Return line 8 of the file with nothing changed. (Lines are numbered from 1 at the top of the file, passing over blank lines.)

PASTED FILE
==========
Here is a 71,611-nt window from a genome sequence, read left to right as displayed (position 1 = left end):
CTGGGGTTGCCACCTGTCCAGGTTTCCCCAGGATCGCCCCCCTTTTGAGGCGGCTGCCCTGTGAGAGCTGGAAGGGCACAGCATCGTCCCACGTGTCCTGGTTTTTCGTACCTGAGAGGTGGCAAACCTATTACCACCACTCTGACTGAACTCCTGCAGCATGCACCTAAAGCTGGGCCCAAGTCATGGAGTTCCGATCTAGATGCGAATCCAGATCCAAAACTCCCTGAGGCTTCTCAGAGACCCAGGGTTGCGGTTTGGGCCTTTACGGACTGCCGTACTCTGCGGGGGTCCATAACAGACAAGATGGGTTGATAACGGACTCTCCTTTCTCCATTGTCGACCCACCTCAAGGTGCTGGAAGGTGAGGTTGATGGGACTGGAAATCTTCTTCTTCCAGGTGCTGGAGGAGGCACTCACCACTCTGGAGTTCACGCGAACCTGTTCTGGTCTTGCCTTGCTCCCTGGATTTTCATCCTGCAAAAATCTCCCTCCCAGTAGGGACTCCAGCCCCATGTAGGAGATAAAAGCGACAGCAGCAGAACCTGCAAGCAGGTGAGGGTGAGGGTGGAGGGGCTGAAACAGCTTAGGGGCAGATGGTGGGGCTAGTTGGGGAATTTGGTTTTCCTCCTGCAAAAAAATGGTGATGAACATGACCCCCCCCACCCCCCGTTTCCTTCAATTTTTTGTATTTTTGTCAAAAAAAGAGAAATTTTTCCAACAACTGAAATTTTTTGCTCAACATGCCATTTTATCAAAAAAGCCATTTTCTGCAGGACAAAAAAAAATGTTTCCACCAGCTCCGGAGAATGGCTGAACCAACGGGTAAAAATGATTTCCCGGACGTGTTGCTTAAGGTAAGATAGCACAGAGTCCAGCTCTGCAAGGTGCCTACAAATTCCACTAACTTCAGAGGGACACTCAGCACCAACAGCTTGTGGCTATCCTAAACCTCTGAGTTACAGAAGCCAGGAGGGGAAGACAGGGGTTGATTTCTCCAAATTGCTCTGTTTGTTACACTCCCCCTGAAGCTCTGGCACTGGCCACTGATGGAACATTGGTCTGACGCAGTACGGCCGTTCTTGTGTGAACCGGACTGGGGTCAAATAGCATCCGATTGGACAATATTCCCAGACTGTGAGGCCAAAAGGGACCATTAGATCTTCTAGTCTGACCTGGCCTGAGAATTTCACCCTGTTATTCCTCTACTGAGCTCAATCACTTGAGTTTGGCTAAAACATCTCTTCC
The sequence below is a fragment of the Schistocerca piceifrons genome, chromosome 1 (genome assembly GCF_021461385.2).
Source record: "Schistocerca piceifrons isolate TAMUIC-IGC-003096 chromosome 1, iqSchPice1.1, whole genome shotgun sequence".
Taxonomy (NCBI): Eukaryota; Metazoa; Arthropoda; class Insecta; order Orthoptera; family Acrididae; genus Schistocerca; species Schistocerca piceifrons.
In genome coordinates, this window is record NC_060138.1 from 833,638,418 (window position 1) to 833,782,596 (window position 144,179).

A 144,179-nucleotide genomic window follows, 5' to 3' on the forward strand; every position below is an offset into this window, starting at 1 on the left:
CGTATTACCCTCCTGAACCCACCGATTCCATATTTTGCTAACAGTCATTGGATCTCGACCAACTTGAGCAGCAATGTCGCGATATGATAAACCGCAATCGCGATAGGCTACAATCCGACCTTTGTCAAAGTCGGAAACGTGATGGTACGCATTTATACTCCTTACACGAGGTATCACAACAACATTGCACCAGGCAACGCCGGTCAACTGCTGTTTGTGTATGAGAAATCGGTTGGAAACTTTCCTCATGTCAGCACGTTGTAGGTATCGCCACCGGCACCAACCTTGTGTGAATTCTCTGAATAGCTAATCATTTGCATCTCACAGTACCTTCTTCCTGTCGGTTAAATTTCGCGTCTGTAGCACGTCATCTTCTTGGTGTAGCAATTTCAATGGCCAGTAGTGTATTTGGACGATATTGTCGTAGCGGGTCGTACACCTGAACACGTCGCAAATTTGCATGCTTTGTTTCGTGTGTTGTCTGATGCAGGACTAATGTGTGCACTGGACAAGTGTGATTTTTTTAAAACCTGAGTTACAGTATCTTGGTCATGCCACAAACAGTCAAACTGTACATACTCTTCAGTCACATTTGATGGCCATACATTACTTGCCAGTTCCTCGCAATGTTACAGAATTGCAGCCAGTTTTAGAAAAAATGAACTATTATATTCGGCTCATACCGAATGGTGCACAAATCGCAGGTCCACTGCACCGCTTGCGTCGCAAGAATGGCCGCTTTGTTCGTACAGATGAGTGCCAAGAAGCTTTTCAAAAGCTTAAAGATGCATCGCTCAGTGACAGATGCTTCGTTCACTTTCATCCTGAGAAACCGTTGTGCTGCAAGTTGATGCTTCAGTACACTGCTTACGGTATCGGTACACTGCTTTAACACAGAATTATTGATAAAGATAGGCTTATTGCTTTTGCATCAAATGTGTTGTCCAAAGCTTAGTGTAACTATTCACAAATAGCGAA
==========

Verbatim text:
CGTATTACCCTCCTGAACCCACCGATTCCATATTTTGCTAACAGTCATTGGATCTCGACCAACTTGAGCAGCAATGTCGCGATATGATAAACCGCAATCGCGATAGGCTACAATCCGACCTTTGTCAAAGTCGGAAACGTGATGGTACGCATTTATACTCCTTACACGAGGTATCACAACAACATTGCACCAGGCAACGCCGGTCAACTGCTGTTTGTGTATGAGAAATCGGTTGGAAACTTTCCTCATGTCAGCACGTTGTAGGTATCGCCACCGGCACCAACCTTGTGTGAATTCTCTGAATAGCTAATCATTTGCATCTCACAGTACCTTCTTCCTGTCGGTTAAATTTCGCGTCTGTAGCACGTCATCTTCTTGGTGTAGCAATTTCAATGGCCAGTAGTGTATTTGGACGATATTGTCGTAGCGGGTCGTACACCTGAACACGTCGCAAATTTGCATGCTTTGTTTCGTGTGTTGTCTGATGCAGGACTAATGTGTGCACTGGACAAGTGTGATTTTTTTAAAACCTGAGTTACAGTATCTTGGTCATGCCACAAACAGTCAAACTGTACATACTCTTCAGTCACATTTGATGGCCATACATTACTTGCCAGTTCCTCGCAATGTTACAGAATTGCAGCCAGTTTTAGAAAAAATGAACTATTATATTCGGCTCATACCGAATGGTGCACAAATCGCAGGTCCACTGCACCGCTTGCGTCGCAAGAATGGCCGCTTTGTTCGTACAGATGAGTGCCAAGAAGCTTTTCAAAAGCTTAAAGATGCATCGCTCAGTGACAGATGCTTCGTTCACTTTCATCCTGAGAAACCGTTGTGCTGCAAGTTGATGCTTCAGTACACTGCTTACGGTATCGGTACACTGCTTTAACACAGAATTATTGATAAAGATAGGCTTATTGCTTTTGCATCAAATGTGTTGTCCAAAGCTTAGTGTAACTATTCACAAATAGCGAA